# Forward put call parity

I am absolutely spinning my wheels here, I cannot understand why the FC bond instrument is adjusted so the FV is strike minus future price…the FC should leave me with either value of S(T) or X and if the call strike is equal to the future price established initially the call intrinsic value equals the contracts value at expiration. Assuming the option is in the money why isn’t the bonds FV still equal to X???

S(T) = F/(1+rf)^T

use that in your put call parity

P + S = X/(1+Rr)^T + C

C = P + S - X/(1+rf)^T

= P + (F-X)/(1+Rf)^T

It’s not the algebra I’m stuck on really

not sure what you are asking…

I am showing it algebraically - but the fact is that the Futures Price F = S * (1+rf)^T hence F/(1+rf)^t = S (spot price of the Stock (bond here) is substituted into the Put-Call Parity for a Forward contract. So Futures Price is substituted in the PCP instead of Stock Price.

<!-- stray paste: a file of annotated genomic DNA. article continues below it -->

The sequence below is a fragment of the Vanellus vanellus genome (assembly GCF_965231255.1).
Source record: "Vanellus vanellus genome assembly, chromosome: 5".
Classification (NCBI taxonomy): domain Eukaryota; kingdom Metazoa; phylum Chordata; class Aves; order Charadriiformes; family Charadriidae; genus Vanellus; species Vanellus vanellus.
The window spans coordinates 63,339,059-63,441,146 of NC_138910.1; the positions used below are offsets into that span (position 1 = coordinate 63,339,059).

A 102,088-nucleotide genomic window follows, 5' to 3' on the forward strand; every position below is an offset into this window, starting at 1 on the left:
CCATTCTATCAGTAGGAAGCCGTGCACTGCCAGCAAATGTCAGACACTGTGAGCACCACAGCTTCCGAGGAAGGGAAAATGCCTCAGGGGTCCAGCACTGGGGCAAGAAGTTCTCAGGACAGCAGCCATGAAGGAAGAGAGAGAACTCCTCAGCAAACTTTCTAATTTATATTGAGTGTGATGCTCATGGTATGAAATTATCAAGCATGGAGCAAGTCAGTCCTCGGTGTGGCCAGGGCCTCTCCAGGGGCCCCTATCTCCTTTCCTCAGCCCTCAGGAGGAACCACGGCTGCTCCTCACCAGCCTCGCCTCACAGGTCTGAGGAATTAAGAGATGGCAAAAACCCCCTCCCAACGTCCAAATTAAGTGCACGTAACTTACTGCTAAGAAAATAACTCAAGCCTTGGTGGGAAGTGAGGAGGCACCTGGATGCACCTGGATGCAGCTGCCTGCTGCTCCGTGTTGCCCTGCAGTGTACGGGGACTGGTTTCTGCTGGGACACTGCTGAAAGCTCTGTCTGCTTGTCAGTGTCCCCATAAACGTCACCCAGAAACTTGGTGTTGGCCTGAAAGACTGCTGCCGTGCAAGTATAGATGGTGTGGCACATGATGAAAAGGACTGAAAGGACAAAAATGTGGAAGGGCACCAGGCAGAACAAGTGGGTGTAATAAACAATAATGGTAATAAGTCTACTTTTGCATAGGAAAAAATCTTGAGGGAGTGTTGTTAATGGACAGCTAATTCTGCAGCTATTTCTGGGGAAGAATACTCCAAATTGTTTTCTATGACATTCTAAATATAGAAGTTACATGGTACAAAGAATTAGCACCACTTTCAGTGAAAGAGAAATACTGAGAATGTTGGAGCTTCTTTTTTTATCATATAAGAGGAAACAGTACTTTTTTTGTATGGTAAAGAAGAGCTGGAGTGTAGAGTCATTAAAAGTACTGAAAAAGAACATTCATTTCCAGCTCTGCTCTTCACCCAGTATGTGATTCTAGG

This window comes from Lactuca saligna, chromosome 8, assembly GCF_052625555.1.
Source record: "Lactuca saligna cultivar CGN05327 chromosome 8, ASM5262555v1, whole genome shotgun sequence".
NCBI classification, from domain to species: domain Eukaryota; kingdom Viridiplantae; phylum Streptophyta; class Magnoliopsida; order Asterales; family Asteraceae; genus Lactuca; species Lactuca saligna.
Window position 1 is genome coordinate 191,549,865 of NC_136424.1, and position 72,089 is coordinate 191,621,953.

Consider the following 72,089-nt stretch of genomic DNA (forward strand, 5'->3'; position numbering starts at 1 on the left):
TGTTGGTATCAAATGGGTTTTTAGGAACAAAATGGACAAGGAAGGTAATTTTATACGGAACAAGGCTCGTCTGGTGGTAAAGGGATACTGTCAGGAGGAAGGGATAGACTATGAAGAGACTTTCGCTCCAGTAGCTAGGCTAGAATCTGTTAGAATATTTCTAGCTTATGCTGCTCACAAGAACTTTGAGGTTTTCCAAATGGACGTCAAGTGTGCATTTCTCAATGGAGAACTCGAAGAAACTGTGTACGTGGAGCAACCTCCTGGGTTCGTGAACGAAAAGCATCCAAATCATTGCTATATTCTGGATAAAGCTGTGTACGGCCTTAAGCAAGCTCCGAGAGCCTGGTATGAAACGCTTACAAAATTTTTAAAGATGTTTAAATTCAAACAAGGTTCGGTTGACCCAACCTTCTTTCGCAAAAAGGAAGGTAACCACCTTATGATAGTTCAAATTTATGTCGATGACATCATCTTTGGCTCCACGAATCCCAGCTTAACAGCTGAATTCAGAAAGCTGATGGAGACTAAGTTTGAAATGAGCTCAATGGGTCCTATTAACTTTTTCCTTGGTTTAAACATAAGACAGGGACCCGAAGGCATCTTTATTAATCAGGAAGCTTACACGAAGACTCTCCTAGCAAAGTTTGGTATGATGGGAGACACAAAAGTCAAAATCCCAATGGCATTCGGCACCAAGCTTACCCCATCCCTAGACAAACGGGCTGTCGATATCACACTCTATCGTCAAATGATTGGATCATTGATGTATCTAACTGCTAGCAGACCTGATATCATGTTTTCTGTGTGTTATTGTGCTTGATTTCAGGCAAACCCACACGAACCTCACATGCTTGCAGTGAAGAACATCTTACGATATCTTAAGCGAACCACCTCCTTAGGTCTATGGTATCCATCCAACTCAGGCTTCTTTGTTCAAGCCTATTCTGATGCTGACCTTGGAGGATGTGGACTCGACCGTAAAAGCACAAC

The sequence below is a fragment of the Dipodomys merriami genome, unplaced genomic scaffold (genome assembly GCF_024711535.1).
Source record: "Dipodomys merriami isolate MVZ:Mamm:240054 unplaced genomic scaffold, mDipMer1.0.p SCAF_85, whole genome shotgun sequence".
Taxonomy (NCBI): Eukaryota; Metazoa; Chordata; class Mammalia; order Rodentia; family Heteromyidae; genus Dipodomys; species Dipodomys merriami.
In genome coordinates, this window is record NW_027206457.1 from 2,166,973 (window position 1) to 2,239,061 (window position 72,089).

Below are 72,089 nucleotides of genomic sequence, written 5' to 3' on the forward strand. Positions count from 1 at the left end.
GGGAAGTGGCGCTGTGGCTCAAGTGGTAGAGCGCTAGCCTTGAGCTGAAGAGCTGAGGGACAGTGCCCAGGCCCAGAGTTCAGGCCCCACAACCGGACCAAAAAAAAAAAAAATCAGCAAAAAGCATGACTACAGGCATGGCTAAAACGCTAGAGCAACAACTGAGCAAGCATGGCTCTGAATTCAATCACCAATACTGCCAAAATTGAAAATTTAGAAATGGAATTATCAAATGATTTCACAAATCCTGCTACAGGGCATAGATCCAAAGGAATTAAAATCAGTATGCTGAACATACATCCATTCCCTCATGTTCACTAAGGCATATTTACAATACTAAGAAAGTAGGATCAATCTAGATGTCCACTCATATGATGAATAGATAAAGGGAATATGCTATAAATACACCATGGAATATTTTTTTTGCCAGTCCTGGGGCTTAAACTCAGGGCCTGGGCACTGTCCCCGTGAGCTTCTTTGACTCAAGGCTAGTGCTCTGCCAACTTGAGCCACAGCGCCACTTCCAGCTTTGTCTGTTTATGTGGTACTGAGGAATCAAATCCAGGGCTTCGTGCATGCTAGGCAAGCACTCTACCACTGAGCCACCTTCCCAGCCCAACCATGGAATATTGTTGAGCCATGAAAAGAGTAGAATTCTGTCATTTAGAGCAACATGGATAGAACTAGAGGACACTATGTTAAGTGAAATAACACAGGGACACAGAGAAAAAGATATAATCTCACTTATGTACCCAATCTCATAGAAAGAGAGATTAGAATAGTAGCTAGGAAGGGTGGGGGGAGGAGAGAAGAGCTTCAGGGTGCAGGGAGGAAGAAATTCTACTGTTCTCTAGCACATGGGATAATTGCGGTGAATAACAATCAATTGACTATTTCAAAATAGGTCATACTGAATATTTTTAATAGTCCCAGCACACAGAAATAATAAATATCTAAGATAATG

Okay I think it’s a little clearer now, can you comment tho on the situation where strike is less that FT, implying that that bond may be shorted rather than invested in. That part I still don’t get. Let’s say strike is 8, FT is 10, and at exp the underlying is at 20. The FC combination of debt and long call should either 0 or ST - x, which 20 - 8 seems to so why am I shorting a bond with a FV of -2? I figure this has something to do with arbitrage on the put side but I don’t see it.

the ST at expiry has NO ROLE to play in the PCP for forwards. You will always get the Ft only.

So here Ft - X = 2 (depending on Put or Call, it would be +2 or -2.